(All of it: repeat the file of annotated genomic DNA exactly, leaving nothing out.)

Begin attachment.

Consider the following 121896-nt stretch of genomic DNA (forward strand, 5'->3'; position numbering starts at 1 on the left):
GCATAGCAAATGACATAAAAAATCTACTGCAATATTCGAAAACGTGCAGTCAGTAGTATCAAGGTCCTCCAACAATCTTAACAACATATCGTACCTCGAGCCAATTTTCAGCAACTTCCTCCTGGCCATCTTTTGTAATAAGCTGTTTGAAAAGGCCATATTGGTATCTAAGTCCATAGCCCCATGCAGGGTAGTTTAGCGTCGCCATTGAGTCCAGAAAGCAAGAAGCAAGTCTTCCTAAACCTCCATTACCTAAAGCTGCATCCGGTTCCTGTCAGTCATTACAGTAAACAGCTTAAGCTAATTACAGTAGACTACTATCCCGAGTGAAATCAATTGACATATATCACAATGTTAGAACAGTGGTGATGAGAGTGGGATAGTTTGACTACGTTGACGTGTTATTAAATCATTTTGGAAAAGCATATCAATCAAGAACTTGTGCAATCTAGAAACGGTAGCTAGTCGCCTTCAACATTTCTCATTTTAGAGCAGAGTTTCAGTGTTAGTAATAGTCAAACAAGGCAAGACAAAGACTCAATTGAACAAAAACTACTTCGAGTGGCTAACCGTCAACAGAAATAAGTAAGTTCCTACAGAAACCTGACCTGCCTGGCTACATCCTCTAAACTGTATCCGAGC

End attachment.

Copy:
Consider the following 121896-nt stretch of genomic DNA (forward strand, 5'->3'; position numbering starts at 1 on the left):
GCATAGCAAATGACATAAAAAATCTACTGCAATATTCGAAAACGTGCAGTCAGTAGTATCAAGGTCCTCCAACAATCTTAACAACATATCGTACCTCGAGCCAATTTTCAGCAACTTCCTCCTGGCCATCTTTTGTAATAAGCTGTTTGAAAAGGCCATATTGGTATCTAAGTCCATAGCCCCATGCAGGGTAGTTTAGCGTCGCCATTGAGTCCAGAAAGCAAGAAGCAAGTCTTCCTAAACCTCCATTACCTAAAGCTGCATCCGGTTCCTGTCAGTCATTACAGTAAACAGCTTAAGCTAATTACAGTAGACTACTATCCCGAGTGAAATCAATTGACATATATCACAATGTTAGAACAGTGGTGATGAGAGTGGGATAGTTTGACTACGTTGACGTGTTATTAAATCATTTTGGAAAAGCATATCAATCAAGAACTTGTGCAATCTAGAAACGGTAGCTAGTCGCCTTCAACATTTCTCATTTTAGAGCAGAGTTTCAGTGTTAGTAATAGTCAAACAAGGCAAGACAAAGACTCAATTGAACAAAAACTACTTCGAGTGGCTAACCGTCAACAGAAATAAGTAAGTTCCTACAGAAACCTGACCTGCCTGGCTACATCCTCTAAACTGTATCCGAGC